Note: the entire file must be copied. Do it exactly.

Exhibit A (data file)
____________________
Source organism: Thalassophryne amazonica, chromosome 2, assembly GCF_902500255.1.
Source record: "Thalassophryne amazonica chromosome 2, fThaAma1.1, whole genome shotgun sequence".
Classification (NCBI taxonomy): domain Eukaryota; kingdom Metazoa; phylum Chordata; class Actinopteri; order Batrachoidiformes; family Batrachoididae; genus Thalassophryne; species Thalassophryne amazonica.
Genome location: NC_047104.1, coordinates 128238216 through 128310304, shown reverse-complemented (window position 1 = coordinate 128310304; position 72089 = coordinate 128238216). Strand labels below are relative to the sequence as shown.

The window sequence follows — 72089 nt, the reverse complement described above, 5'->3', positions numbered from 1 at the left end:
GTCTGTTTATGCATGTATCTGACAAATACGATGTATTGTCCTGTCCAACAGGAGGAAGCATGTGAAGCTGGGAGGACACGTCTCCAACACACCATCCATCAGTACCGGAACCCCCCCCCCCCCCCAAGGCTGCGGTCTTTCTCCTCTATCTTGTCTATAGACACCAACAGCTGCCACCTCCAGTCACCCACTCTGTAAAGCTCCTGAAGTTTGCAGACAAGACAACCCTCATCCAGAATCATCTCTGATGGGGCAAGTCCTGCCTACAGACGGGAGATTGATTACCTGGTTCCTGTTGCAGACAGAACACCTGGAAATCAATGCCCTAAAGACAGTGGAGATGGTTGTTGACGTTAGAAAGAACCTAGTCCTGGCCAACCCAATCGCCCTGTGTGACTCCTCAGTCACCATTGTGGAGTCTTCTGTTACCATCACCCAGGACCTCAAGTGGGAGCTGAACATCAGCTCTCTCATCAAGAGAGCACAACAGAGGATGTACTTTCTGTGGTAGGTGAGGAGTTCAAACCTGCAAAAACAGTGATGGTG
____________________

Source organism: Thalassophryne amazonica, chromosome 2, assembly GCF_902500255.1.
Source record: "Thalassophryne amazonica chromosome 2, fThaAma1.1, whole genome shotgun sequence".
Classification (NCBI taxonomy): domain Eukaryota; kingdom Metazoa; phylum Chordata; class Actinopteri; order Batrachoidiformes; family Batrachoididae; genus Thalassophryne; species Thalassophryne amazonica.
Genome location: NC_047104.1, coordinates 128238216 through 128310304, shown reverse-complemented (window position 1 = coordinate 128310304; position 72089 = coordinate 128238216). Strand labels below are relative to the sequence as shown.

The window sequence follows — 72089 nt, the reverse complement described above, 5'->3', positions numbered from 1 at the left end:
GTCTGTTTATGCATGTATCTGACAAATACGATGTATTGTCCTGTCCAACAGGAGGAAGCATGTGAAGCTGGGAGGACACGTCTCCAACACACCATCCATCAGTACCGGAACCCCCCCCCCCCCCCAAGGCTGCGGTCTTTCTCCTCTATCTTGTCTATAGACACCAACAGCTGCCACCTCCAGTCACCCACTCTGTAAAGCTCCTGAAGTTTGCAGACAAGACAACCCTCATCCAGAATCATCTCTGATGGGGCAAGTCCTGCCTACAGACGGGAGATTGATTACCTGGTTCCTGTTGCAGACAGAACACCTGGAAATCAATGCCCTAAAGACAGTGGAGATGGTTGTTGACGTTAGAAAGAACCTAGTCCTGGCCAACCCAATCGCCCTGTGTGACTCCTCAGTCACCATTGTGGAGTCTTCTGTTACCATCACCCAGGACCTCAAGTGGGAGCTGAACATCAGCTCTCTCATCAAGAGAGCACAACAGAGGATGTACTTTCTGTGGTAGGTGAGGAGTTCAAACCTGCAAAAACAGTGATGGTG